The Beginning at The End
This is The End. Not in the way the iconic 70’s rock group The Doors mean it. Not in a “depressing” way, but in another. This is not the beginning of “The End,” but the end of the beginning of a world economic reshuffling.
In the process of the unfolding of the “financial meltdown of 2008,” get used to the notion that an environment of constant change will become the norm. No, not change in the sense that our presidential candidates seek to claim for themselves, either!
The new continuum of “change” will be marked by the fact that those choosing to embrace it will be the survivors, and those that live for recreating the past will be its biggest losers.
Forget “credit default swaps,” short-selling, mortgage backed securities (MBS’s) and “mark to market” for awhile.
Now that the worst week in Wall Street history is behind us forever, we find that we are still here, and the world did not end. We can begin to look forward to the future and start to get positive in ways that make sense to be positive:
*American debt obligations to foreign governments – some not friendly to us – can now get renegotiated. We may end up owing China a fraction of what’s on the books now, and get better terms to boot. We could have never grown our way out of that one.
*As we use less energy during a slowdown, gas prices at the pump go down along with oil. Relish the fact that the “petro-dollars” we subsidize as a shift in wealth, ending up in the hands of Iran and Saudi Arabia and Venezuela, will fuel less armaments and unrest directed at America.
*America has a history of being very nimble on economic survival issues and can turn-on-a-dime when needed. We can switch back to more of a manufacturing base – sorely needed for years – with enough creativity injected into our corporations. We are the “can do” people, but this one may require some protectionism.
*As different commodities reach new values, we will see farm produced agricultural goods increase in value (buy Archer Daniels Midland). America’s breadbasket is due to increase in real value relative to energy; let our enemies try to eat oil!
*We can start to close off the decades of corporate cultural greed now. Golden parachutes, excessive bonuses (even in off years), and day-spa visits by the likes of AIG will become less a drag on profitability.
*What had been an impasse on “term-limits” will not be as important, as reformers will all now have an automatic stump-speech to use now…concerning tossing out the bums, or the like. Note that the incoming class of Republican freshman need not be worried, as they all opposed the TARP Bailout package.
*With a reduced capacity to consume, Americans will be forced to be less wasteful and more efficient. Recyclers and remanufactures will surely benefit, and the green-thinkers will be happy about it. Get LEEDS (or green building) compliant first!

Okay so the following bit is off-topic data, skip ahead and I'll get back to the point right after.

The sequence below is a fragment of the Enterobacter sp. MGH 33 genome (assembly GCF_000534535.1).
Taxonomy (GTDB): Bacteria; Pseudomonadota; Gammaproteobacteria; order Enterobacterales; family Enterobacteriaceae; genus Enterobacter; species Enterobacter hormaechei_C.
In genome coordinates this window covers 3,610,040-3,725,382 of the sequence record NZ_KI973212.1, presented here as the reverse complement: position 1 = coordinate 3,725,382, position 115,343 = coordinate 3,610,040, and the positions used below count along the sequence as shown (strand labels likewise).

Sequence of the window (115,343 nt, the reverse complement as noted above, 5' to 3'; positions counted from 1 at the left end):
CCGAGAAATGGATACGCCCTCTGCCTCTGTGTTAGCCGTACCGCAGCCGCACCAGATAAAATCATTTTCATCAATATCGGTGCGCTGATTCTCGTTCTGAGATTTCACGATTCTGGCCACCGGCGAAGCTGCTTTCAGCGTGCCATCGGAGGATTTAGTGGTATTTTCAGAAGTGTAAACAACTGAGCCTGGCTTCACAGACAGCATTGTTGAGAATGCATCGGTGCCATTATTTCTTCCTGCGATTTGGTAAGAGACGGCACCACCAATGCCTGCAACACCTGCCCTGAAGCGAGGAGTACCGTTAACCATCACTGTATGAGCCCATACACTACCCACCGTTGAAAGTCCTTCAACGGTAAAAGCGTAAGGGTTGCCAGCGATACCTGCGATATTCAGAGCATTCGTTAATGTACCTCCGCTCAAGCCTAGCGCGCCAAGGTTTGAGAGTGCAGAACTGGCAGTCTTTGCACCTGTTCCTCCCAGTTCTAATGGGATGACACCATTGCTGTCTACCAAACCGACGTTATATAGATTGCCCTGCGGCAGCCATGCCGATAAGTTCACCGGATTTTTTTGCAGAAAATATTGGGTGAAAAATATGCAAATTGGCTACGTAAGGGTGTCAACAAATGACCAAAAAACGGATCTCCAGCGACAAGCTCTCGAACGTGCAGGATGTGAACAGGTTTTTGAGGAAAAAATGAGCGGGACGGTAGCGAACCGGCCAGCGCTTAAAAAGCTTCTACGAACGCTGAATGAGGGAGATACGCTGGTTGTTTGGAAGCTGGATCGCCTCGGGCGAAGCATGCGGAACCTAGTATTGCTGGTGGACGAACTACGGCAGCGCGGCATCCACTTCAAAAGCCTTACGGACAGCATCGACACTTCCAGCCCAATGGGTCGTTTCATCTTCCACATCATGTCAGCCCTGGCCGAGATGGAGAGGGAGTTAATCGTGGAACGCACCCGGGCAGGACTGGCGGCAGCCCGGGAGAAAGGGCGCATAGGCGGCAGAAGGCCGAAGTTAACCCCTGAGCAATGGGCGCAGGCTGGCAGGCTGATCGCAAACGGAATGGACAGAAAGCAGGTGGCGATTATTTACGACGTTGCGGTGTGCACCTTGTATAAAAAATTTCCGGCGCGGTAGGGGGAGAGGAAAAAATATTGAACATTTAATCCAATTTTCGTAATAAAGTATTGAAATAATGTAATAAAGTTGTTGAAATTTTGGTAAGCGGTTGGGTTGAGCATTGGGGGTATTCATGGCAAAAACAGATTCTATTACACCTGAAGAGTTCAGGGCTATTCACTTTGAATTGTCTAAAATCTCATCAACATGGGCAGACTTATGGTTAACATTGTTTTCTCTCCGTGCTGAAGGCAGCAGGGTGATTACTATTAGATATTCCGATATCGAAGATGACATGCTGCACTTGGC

*A forced need to be more productive as a nation, with improved moves towards efficiency in all businesses will surely allow winners to rise up, more competitive than ever. Just in time to do real economic warfare on rival nations, addicted to their own cheap labor-pools, maintained chiefly by holding their own citizens in poverty.
*Illegal Immigration – Certainly, even if our new president does not intend to handle the border crisis as inaugurated, the financial meltdown and aftermath will force a solution to satisfy America’s real best interests. Citizenship may even be held to have an actual value now!
*Long needed evaluations of risk vs. reward in our social systems can now be fairly evaluated in a needful light. Handout programs and entitlements can be fair game for change without being a “third-rail” leading to political suicide.
*Finally, with the aftermath of this “Crisis,” we may see a reorganization of our broken two-party political system. For far too long, both sides of the aisle colluded in a rigged financial system. Now, a leading party will emerge, and the other will die; the winner will be the one that best causes a resurgence of confidence in the American Way.
There are some small, prudent steps to feel a little better right away:
*Keep some extra cash in your house, as a just-in-case-fund. Even though it bears no interest, it feels good.
*Buy some non-perishable food commodity items in bulk for your pantry. You will save on the quantity purchase, and it also feels good.
But here are real positive steps to help you with the unpleasant psychology of the moment:
*Take stock in what is truly important in life and get back to family, church, school, and community, instead of watching stocks tick on cable TV networks.
*Start to take a walk regularly, and get back into shape to face the future with strength. You may actually meet one of your neighbors while slogging along the block.
*Call an old friend and find out how they’ve been doing, trade stories.
*Get out of the house more and get involved in a new project; make a new friend; take partners!
*Get involved in things that concern you, instead of merely sniping from the sidelines and fretting...
…As these are the “new good old days.”
Happy Columbus Day, America.